Scotia Village expects to begin relaxing some restrictions regarding visitation and is working to resume some of our pre-COVID operations. As we begin to relax these restrictions, we will continue to maintain stringent employee and visitor screenings. These precautions are in line with guidance from the NC Department of Health and Human Services, our local health department, other state and federal agencies. Our approach will be cautious and coordinated to ensure the safety and wellbeing of our residents and staff
Because these changes will be made gradually and in multiple stages, please reach out to us for more details at firstname.lastname@example.org.
For the last 53 years, Gray and Brenda Gilbert have stood side by side in holy matrimony and dramatic theater productions. Now, they’ve brought their love for the playhouse to Scotia Village.
“I grew up in a small town, and there just wasn’t much to do,” said Gray. “I got into it initially for the social life.”
For Brenda, she knew at a young age that acting was in her blood.
“I remember, as a little girl, my family would go to the movies, and I was totally swept into whatever we were watching,” said Brenda. “The whole way home, I would act out all of my favorite parts.”
That passion stuck with her through college as she studied voice at Greensboro College and then at East Carolina University. Though Gray enjoyed theater, he went to school for engineering at Mississippi State University. The two would meet at work and have four children, two boys and two girls, along with nine grandchildren. But they never lost their love of the arts.
When they retired at Scotia Village a year and a half ago, the couple joined other residents to create the Scotia Village Repertory Theater putting on a short skit from Over the River and Through the Woods, a comedy that brings together a mix-match of altered fairy tale characters.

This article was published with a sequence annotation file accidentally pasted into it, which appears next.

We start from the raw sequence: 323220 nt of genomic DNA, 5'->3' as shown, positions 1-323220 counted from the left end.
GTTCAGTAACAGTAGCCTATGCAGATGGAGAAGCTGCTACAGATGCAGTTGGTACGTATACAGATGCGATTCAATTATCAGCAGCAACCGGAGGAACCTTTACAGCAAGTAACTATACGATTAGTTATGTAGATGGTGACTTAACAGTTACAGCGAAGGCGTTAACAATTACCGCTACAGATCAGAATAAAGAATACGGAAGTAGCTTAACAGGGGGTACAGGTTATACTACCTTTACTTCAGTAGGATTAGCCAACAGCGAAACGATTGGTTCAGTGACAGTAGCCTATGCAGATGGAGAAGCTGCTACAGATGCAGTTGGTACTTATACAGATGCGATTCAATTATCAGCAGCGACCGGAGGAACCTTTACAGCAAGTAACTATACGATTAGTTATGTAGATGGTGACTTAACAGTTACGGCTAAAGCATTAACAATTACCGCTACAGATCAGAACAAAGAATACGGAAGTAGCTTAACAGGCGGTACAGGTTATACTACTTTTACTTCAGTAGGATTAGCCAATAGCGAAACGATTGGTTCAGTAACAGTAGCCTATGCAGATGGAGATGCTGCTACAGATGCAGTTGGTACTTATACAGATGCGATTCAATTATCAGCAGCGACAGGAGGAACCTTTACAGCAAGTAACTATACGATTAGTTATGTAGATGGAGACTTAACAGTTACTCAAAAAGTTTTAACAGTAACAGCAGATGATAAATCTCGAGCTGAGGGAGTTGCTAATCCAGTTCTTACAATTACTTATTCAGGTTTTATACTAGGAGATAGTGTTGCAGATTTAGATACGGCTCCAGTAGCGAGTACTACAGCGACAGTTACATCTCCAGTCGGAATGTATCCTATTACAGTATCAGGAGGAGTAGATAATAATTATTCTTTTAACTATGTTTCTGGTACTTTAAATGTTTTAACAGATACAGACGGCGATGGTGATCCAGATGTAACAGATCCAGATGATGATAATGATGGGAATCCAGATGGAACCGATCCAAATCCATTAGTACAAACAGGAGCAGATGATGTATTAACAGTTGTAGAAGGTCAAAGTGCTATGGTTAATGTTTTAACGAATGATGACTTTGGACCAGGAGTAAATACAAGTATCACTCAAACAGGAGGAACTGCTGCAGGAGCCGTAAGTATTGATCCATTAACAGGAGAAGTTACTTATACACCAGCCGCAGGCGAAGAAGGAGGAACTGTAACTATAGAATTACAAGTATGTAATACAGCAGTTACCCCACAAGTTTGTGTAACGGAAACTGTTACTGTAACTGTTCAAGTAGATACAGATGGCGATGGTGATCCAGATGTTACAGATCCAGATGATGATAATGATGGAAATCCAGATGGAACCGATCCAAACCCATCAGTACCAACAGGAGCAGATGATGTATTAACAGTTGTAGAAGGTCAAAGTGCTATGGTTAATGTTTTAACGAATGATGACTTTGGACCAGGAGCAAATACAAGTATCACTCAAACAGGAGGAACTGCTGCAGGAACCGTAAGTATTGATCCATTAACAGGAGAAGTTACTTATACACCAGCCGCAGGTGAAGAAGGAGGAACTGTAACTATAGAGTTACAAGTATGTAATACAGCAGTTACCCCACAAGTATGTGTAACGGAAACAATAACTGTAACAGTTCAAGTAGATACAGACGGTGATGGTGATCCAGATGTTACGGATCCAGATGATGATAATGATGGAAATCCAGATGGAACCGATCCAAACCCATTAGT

“We also did a melodrama called Double Take at Beatrice’s Boarding House,” said Brenda. The story follows a longwinded young boarding house owner, Beatrice, as she tries to keep her business from closing its doors or, worse yet, Luther Swett, the cad, taking ownership of it.
“We always have a good time,” said Brenda. “We usually don’t cast ourselves, but sometimes we’ll play something.” Gray usually directs.
“Last year, we put on The Perils of Priscilla, and one of the characters was called the ‘ugliest woman in the world,’” she continued with a laugh. “We thought, ‘Oh, no, how will we ever cast this part? Who’s going to want that title?’ But, by the end of the reading, we realized that the woman is a man. We had quite a few men who wanted to play the part! And we had one of our residents playing a 10 year old. We all have a bunch of fun with it.”
The Perils of Priscilla filled up the theater twice. Audience members in the front row were given peanut shells to throw at the villain.
“We want audience participation, especially with that one,” said Gray. “So, we had audience members boo when the villain came out and throw things. It’s all in the name of fun.”
Outside of the theater, Brenda and Gray Gilbert are very involved in in the greater community. Brenda worked to establish and reorganize the Encore Theater a few years ago. She has also organized the first Storytelling Festival of Carolina, volunteered with the Arts Council of Scotland County, served as the first woman, as she puts it, “in a long time,” as a chair in the local Chamber of Commerce, helped farmers with the Scotland County Cooperative Extension, and even served as the Director of School Community Relations for over 30 years.
Gray continues to impress with his cycling feats. “I usually cycle about 20-40 miles a day,” said Gray. He helps raise money by cycling for various non-profits including the Habitat for Humanity, the American Red Cross, and others.
“I did the National DC Bike Ride back in May,” he continued. “I’ve always ridden a bike, but I didn’t get back into it until 2007 when my son brought his bike up from Charlotte and wanted to ride with me. I’ve kept it up ever since.”
The active couple has been able to keep up with their many activities, hobbies, and passions while calling Scotia Village home.
“We wanted the Scotia Village lifestyle and amenities,” said Brenda. “We had a large house with lots of pines, but it was hard work to keep it looking nice, and Gray did it all himself. I had volunteered at Scotia Village and served on the Board of Trustees before we moved here. I knew this is where I wanted to be.”
Gray agreed. “After doing everything ourselves, it’s nice to have them do it all for us. We have a big house now, so we didn’t have to do much downsizing. And it’s great to know that if anything breaks, we just have to pick up the phone, and they come out to fix it usually within 20 minutes.”
But the best part of calling a playhouse like Scotia Village home:
“It’s the friends you make here. They feel just like family,” said Brenda. “We wouldn’t want to go anywhere else.”